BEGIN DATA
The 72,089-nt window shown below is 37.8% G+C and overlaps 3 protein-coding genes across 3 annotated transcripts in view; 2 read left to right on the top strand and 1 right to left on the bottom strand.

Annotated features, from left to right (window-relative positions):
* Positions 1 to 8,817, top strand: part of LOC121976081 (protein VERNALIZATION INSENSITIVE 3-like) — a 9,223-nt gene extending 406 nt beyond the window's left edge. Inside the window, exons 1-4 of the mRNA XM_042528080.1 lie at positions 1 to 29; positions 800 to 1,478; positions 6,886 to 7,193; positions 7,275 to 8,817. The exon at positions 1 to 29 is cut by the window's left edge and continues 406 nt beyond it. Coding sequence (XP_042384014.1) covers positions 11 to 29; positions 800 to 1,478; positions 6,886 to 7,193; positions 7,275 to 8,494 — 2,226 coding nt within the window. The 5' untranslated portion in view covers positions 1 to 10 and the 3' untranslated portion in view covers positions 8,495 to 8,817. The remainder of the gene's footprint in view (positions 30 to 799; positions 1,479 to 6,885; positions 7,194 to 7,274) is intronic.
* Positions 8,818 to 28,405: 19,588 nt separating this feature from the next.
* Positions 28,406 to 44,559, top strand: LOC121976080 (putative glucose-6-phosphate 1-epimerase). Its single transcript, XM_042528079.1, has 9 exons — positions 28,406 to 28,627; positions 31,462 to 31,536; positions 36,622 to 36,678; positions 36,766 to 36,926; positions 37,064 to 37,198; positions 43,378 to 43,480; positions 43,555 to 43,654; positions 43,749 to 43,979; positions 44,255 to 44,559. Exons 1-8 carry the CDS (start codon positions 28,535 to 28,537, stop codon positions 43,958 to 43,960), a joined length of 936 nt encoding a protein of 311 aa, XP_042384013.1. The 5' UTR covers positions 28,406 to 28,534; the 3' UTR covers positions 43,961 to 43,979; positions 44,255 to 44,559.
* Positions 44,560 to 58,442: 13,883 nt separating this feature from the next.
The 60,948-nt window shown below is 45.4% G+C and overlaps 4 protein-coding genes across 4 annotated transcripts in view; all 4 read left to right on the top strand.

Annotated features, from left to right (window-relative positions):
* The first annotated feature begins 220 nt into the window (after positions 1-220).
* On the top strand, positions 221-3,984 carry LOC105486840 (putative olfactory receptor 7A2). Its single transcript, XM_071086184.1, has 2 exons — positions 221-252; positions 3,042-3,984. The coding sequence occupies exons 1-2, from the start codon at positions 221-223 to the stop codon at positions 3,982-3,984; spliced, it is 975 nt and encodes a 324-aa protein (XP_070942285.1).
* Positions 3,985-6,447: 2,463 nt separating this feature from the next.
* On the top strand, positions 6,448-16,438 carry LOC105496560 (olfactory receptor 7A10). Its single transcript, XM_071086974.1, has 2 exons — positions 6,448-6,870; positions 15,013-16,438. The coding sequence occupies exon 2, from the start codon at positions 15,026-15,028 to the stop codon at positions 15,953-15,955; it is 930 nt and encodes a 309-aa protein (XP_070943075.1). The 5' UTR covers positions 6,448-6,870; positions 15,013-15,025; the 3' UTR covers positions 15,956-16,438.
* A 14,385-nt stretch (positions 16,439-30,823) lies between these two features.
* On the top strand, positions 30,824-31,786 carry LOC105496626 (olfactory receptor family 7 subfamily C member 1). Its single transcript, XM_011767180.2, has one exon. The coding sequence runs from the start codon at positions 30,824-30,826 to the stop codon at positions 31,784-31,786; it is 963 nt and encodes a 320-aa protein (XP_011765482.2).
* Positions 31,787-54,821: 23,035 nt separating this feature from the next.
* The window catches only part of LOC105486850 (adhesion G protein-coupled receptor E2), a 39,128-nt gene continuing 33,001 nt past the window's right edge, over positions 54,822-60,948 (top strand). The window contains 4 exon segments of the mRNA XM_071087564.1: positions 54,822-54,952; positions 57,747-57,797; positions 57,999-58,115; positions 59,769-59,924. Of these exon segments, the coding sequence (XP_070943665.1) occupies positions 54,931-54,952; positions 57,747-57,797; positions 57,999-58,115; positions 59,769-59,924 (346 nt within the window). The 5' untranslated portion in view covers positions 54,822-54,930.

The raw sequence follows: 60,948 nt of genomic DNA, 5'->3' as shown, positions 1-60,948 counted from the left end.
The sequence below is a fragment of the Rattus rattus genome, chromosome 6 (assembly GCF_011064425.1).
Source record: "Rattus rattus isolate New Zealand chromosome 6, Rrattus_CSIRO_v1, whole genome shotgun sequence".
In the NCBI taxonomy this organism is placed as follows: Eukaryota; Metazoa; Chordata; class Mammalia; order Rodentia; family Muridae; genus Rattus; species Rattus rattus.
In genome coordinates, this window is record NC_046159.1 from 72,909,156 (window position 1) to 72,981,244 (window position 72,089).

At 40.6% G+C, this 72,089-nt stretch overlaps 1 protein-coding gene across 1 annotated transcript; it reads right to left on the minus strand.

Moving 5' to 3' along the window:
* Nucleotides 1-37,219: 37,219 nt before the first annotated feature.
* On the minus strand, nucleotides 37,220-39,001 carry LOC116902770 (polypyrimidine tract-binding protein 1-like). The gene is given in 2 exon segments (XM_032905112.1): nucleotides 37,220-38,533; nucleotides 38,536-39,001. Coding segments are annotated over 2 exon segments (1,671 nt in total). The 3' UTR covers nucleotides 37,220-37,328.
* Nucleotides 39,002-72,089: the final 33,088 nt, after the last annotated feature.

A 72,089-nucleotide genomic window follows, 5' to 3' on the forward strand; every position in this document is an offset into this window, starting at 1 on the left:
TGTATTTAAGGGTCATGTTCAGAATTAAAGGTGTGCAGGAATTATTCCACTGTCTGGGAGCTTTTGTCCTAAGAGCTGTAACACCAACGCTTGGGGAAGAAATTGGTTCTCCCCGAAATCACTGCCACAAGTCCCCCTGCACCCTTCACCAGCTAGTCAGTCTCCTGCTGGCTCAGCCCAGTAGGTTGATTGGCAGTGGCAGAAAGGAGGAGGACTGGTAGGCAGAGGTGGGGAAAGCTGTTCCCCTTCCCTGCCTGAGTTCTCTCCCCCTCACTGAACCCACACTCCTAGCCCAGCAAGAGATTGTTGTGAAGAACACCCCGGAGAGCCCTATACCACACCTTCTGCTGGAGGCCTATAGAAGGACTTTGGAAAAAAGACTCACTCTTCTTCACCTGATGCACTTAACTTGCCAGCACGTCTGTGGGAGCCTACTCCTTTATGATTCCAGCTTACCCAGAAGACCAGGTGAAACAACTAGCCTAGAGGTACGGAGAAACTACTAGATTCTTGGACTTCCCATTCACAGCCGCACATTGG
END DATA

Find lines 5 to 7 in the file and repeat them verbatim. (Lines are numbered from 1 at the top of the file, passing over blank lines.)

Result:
* Positions 28,406 to 44,559, top strand: LOC121976080 (putative glucose-6-phosphate 1-epimerase). Its single transcript, XM_042528079.1, has 9 exons — positions 28,406 to 28,627; positions 31,462 to 31,536; positions 36,622 to 36,678; positions 36,766 to 36,926; positions 37,064 to 37,198; positions 43,378 to 43,480; positions 43,555 to 43,654; positions 43,749 to 43,979; positions 44,255 to 44,559. Exons 1-8 carry the CDS (start codon positions 28,535 to 28,537, stop codon positions 43,958 to 43,960), a joined length of 936 nt encoding a protein of 311 aa, XP_042384013.1. The 5' UTR covers positions 28,406 to 28,534; the 3' UTR covers positions 43,961 to 43,979; positions 44,255 to 44,559.
* Positions 44,560 to 58,442: 13,883 nt separating this feature from the next.
The 60,948-nt window shown below is 45.4% G+C and overlaps 4 protein-coding genes across 4 annotated transcripts in view; all 4 read left to right on the top strand.